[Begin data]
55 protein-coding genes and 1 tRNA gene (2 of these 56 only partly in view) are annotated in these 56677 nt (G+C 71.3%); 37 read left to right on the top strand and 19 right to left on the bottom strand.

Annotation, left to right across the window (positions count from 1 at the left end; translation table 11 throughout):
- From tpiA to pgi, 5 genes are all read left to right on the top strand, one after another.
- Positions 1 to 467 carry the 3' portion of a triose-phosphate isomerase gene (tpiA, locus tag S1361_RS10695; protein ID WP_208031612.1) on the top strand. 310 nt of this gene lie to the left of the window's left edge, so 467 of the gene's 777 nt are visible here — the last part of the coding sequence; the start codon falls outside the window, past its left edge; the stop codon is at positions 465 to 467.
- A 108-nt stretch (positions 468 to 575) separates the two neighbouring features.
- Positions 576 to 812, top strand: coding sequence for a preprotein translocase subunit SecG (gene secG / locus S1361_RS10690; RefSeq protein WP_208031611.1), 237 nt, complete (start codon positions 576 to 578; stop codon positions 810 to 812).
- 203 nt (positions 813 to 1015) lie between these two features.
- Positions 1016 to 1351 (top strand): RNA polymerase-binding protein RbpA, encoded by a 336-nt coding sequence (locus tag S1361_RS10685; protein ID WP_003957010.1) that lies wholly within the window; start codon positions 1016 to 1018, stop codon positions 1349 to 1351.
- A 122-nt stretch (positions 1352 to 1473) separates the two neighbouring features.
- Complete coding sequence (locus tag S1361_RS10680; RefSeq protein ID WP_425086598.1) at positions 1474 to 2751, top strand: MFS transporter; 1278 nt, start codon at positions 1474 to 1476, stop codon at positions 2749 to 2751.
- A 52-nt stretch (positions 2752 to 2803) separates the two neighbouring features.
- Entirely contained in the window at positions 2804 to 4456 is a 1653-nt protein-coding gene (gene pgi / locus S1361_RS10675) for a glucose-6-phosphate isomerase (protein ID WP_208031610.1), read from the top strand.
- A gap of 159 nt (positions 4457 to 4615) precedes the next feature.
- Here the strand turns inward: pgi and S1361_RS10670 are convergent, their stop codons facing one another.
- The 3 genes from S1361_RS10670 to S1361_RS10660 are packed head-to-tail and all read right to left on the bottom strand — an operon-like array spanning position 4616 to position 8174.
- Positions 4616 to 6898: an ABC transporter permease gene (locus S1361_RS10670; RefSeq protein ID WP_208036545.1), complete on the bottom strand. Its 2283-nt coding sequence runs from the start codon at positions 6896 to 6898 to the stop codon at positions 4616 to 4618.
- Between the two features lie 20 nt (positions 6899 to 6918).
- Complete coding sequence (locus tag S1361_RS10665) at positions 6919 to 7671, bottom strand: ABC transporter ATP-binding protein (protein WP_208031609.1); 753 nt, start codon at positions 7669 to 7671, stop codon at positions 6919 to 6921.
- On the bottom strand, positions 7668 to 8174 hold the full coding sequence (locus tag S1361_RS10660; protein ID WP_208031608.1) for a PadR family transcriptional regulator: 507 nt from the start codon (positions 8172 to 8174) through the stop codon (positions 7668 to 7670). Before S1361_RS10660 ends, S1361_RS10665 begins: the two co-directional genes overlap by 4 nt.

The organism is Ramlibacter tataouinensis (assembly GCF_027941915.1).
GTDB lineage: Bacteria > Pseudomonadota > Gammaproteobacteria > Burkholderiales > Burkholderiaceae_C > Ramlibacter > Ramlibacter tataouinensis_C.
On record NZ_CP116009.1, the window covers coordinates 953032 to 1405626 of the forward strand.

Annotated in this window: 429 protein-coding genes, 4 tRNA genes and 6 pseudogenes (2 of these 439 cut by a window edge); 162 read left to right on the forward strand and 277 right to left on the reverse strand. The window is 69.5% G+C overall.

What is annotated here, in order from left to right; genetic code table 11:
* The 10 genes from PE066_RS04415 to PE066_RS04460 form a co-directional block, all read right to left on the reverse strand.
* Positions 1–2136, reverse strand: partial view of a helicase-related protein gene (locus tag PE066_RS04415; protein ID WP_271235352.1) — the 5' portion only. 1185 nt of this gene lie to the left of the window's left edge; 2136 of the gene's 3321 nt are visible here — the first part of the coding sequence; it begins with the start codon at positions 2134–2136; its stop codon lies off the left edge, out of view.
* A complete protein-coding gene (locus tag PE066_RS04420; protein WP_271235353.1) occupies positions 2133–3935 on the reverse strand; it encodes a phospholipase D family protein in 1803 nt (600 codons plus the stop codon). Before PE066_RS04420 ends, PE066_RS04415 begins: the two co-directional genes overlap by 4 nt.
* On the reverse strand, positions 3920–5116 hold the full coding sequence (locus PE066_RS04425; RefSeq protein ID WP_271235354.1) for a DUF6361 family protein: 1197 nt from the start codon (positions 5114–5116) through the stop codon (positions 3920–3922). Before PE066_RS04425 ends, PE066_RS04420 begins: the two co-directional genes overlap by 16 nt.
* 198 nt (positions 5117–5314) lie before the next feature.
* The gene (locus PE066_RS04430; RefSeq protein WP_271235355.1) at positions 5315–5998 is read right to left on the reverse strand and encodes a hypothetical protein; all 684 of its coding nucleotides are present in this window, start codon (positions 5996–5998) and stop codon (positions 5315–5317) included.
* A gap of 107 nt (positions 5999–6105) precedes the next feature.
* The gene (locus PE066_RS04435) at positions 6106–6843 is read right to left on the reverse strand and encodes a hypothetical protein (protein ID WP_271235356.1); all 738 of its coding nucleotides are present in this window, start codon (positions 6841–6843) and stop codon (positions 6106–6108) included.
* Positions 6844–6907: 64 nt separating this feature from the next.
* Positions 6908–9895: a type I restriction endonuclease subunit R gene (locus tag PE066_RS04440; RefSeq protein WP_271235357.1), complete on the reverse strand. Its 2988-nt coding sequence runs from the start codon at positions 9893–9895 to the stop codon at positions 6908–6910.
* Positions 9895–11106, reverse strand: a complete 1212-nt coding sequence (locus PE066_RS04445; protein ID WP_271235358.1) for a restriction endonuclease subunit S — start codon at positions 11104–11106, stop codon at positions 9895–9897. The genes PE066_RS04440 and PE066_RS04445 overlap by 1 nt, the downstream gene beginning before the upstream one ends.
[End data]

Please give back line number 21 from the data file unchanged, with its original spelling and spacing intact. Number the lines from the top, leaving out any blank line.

GTDB lineage: Bacteria > Pseudomonadota > Gammaproteobacteria > Burkholderiales > Burkholderiaceae_C > Ramlibacter > Ramlibacter tataouinensis_C.